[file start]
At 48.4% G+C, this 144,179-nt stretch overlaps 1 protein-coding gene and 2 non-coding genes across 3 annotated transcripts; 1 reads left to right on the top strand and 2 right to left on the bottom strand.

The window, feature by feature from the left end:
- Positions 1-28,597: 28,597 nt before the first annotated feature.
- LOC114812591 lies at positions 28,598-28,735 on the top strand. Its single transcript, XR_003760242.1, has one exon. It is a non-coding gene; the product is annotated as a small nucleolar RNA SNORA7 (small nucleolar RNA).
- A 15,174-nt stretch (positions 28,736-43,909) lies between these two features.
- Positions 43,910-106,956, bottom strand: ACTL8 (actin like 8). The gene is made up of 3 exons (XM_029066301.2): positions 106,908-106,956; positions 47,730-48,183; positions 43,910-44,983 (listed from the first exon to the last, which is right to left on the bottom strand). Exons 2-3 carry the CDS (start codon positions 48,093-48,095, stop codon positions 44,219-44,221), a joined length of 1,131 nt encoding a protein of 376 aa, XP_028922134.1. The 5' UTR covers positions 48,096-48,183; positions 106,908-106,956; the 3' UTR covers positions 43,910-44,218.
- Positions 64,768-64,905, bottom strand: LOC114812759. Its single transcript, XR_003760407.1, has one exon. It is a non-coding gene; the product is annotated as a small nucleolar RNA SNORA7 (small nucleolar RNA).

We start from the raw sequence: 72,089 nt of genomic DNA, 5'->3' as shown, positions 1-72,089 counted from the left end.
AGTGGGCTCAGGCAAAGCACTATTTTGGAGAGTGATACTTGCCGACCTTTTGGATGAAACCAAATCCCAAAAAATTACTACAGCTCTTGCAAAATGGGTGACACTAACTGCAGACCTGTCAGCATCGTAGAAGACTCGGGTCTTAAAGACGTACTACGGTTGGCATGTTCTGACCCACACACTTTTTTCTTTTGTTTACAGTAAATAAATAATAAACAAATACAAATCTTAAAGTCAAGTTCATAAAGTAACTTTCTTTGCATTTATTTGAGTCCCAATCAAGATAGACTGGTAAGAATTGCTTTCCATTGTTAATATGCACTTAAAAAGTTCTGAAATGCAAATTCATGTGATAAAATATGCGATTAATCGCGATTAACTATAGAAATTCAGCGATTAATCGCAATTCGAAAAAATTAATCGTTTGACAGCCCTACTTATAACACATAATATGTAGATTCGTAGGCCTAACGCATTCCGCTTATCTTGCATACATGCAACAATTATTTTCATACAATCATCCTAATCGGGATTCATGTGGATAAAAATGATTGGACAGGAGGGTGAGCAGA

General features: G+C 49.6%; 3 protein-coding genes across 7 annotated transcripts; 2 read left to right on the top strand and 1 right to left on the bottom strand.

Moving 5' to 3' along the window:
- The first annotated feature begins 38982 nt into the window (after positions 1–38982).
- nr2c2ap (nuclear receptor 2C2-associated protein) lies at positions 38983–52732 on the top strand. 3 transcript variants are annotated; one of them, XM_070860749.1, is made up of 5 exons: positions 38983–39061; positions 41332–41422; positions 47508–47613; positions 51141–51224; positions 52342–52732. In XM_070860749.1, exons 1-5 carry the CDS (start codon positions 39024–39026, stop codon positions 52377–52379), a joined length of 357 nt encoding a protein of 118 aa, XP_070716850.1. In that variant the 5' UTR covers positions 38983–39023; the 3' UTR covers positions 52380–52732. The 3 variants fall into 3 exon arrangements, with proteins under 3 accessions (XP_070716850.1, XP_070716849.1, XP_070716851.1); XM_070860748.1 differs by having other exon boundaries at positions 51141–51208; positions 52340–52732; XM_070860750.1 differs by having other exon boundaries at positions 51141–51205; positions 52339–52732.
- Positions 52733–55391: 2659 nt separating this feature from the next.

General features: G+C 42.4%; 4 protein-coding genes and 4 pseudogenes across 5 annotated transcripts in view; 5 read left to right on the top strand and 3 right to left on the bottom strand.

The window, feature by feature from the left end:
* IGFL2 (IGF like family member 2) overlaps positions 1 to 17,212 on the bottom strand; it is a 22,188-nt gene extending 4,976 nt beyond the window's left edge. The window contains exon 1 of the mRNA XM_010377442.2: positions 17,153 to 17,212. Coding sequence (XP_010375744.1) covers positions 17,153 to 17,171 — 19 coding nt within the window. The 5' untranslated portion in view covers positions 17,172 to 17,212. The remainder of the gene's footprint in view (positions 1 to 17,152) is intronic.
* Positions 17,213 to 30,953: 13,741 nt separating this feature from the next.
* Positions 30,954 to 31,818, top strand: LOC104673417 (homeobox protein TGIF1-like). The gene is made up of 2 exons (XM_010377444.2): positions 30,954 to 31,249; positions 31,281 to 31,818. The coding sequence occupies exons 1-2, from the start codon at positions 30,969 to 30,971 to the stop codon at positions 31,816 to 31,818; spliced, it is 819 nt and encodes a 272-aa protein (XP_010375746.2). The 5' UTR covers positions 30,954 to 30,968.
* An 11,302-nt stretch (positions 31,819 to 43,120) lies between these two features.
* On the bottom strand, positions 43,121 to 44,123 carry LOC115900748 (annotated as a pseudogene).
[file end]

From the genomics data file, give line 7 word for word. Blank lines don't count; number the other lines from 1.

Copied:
- Positions 64,768-64,905, bottom strand: LOC114812759. Its single transcript, XR_003760407.1, has one exon. It is a non-coding gene; the product is annotated as a small nucleolar RNA SNORA7 (small nucleolar RNA).